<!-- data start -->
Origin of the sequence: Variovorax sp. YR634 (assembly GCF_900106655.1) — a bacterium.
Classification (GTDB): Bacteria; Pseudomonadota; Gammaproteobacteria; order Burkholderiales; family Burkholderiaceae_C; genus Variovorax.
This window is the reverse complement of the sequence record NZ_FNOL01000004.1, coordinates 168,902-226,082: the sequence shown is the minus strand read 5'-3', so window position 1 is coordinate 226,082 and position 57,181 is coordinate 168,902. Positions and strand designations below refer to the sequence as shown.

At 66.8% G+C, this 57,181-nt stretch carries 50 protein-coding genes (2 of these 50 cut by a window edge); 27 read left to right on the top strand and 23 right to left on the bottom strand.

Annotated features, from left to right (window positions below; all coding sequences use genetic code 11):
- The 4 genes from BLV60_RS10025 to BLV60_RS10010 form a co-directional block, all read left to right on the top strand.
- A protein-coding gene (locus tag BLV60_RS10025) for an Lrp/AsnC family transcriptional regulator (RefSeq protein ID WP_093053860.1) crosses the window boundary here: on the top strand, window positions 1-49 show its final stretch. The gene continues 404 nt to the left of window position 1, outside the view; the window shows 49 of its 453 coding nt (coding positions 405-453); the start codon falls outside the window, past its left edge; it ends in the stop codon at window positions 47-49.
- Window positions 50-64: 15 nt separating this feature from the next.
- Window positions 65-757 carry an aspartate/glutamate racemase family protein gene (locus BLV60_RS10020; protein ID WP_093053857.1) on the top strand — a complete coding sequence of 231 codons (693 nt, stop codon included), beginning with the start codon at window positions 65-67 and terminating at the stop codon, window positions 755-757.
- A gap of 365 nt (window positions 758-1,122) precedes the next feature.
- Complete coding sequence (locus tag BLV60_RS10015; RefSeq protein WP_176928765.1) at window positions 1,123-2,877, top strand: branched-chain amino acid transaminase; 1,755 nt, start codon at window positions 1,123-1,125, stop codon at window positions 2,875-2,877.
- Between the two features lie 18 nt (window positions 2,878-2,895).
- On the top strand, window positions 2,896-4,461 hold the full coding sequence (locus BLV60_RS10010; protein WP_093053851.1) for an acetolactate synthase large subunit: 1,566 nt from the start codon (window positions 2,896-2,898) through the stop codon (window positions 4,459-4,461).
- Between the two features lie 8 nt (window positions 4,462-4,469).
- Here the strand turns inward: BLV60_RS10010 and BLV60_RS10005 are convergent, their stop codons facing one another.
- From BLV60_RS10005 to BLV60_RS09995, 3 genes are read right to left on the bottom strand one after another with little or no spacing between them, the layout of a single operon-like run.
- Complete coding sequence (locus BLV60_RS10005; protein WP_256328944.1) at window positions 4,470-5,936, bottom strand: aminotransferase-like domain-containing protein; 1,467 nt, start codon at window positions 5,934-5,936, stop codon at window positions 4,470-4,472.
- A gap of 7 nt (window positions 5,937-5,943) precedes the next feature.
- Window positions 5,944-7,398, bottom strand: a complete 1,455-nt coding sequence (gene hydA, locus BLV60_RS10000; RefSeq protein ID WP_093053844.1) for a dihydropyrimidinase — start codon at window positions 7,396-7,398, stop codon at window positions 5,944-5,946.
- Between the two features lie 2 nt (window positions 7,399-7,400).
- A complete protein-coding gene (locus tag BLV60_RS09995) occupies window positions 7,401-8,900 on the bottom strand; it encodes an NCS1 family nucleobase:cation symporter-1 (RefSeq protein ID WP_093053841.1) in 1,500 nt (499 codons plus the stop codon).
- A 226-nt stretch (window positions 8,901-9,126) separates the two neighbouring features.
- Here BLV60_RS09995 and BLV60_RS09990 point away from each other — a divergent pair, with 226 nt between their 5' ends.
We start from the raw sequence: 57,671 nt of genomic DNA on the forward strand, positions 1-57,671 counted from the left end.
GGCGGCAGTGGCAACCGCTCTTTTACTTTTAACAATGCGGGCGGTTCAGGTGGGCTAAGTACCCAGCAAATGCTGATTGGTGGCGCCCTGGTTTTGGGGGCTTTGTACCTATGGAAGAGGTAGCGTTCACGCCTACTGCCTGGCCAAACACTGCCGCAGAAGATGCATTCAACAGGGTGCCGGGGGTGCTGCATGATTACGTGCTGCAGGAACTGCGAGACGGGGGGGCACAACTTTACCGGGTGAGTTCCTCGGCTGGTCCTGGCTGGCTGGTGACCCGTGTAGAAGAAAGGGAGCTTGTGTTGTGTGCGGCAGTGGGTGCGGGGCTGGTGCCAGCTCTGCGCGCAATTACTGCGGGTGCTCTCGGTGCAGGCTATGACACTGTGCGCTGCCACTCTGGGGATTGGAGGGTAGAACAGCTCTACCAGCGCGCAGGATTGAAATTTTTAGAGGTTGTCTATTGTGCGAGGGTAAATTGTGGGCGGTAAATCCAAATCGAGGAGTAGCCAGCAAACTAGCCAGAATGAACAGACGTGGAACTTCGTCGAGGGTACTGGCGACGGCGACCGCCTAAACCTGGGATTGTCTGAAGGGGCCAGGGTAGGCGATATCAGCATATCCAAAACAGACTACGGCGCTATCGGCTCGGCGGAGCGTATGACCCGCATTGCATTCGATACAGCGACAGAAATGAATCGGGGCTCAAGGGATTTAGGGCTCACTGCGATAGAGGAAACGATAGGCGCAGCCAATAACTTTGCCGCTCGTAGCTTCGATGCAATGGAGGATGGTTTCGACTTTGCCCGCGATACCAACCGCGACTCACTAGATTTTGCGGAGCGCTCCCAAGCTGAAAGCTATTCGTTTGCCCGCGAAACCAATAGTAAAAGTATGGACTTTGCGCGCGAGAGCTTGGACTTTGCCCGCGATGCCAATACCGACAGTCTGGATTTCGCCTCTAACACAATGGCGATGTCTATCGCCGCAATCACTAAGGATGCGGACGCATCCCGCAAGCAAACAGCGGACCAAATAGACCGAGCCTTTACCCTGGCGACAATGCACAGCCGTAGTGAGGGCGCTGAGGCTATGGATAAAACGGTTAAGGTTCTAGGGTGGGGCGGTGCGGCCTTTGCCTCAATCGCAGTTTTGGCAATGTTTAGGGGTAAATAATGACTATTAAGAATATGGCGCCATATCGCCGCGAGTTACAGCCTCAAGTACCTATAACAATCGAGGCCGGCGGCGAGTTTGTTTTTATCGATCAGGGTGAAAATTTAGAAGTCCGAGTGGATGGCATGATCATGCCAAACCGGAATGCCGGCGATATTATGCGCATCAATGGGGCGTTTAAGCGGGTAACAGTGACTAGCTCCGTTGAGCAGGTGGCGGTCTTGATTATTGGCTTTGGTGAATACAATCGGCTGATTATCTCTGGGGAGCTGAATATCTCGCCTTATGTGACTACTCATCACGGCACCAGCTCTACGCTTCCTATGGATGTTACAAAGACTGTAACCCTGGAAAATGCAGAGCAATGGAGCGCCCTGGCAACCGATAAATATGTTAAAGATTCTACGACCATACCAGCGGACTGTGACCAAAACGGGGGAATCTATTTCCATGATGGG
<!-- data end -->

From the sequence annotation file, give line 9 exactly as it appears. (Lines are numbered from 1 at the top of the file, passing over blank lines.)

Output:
- Window positions 65-757 carry an aspartate/glutamate racemase family protein gene (locus BLV60_RS10020; protein ID WP_093053857.1) on the top strand — a complete coding sequence of 231 codons (693 nt, stop codon included), beginning with the start codon at window positions 65-67 and terminating at the stop codon, window positions 755-757.